Acoustic neuromas present a challenging problem, with the major treatment modalities involving operative excision, stereotactic radiosurgery, observation, and fractionated stereotactic radiotherapy. The morbidity/mortality following excision may differ by patient race. To address this concern, the morbidity of acoustic neuroma excision was assessed on a nationwide level. The Nationwide Inpatient Sample from 1994-2003 was used for analysis. Only patients admitted for acoustic neuroma excision were included (International Classification of Diseases, 9th edition, Clinical Modification = 225.1; primary procedure code = 04.01). Analysis was adjusted for several variables, including patient age, race, sex, primary payer for care, income in ZIP code of residence, surgeon caseload, and hospital caseload. Multivariate analyses revealed that postoperative mortality following acoustic neuroma excision was 0.5%, with adverse discharge disposition of 6.1%. The odds ratio for mortality in African Americans compared with Caucasians was 8.82 (95% confidence interval = 1.85-41.9, P 5.006). Patients with high-caseload surgeons (more than 2 excisions/year), private insurance, and younger age had decreased mortality, better discharge disposition, and lower overall morbidity (P <.04). Neither hospital caseload nor median income were predictive factors. African Americans were 9 times more likely to die following surgery than Caucasians over a decade-long analysis. Given the relatively benign natural history of acoustic neuroma and the alarmingly increased mortality rate following surgical excision among older patients, African Americans, and patients receiving care from low-caseload surgeons, acoustic neuromas in these patient populations may be best managed by a more minimally invasive modality such as observation, fractionated stereotactic radiotherapy, or stereotactic radiosurgery.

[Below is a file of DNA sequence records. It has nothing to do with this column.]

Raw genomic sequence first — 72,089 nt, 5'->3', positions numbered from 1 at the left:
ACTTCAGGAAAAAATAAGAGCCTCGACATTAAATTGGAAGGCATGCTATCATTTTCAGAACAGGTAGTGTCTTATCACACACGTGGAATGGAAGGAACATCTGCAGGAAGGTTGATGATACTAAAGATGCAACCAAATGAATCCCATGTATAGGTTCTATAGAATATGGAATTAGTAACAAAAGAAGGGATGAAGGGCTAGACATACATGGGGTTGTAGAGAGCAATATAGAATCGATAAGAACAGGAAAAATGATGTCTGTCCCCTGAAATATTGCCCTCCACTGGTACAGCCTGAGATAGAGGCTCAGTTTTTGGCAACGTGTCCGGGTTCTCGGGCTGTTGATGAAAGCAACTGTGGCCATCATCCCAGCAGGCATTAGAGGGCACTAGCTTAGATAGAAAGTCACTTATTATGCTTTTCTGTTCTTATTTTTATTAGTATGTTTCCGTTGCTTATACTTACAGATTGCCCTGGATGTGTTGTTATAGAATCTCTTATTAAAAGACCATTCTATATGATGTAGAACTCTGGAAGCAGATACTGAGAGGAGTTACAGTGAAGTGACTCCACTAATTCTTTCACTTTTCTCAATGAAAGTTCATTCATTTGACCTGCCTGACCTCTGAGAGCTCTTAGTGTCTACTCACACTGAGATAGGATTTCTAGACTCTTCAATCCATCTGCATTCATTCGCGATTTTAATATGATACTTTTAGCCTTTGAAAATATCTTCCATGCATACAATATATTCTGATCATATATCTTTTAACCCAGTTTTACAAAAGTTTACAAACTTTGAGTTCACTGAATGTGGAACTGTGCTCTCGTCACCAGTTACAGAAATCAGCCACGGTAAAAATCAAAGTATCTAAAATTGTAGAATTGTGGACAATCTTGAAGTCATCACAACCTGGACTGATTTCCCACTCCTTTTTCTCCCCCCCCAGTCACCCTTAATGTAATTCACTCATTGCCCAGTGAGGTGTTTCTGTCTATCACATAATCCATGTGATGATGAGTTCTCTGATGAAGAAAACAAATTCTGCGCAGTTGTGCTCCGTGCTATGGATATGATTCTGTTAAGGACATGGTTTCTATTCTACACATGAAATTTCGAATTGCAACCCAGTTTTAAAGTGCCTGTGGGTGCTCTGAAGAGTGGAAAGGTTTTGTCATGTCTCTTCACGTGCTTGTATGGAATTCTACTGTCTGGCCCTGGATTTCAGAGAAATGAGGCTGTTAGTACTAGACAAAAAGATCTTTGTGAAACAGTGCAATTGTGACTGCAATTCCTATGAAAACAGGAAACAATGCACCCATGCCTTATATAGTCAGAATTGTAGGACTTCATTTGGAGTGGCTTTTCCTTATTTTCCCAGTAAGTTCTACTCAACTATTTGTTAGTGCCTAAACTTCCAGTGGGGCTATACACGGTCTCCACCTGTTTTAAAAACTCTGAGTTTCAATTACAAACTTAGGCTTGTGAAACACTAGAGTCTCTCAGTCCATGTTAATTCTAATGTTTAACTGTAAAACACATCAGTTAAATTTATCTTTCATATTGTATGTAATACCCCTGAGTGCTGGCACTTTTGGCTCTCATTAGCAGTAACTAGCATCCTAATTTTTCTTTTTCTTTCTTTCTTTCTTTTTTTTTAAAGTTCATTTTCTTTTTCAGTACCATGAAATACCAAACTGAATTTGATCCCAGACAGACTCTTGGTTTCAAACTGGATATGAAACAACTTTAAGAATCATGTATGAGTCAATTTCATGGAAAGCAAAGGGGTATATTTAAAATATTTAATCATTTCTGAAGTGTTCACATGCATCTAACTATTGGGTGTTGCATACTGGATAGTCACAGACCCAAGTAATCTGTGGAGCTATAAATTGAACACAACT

- Acoustic neuroma
- Health disparities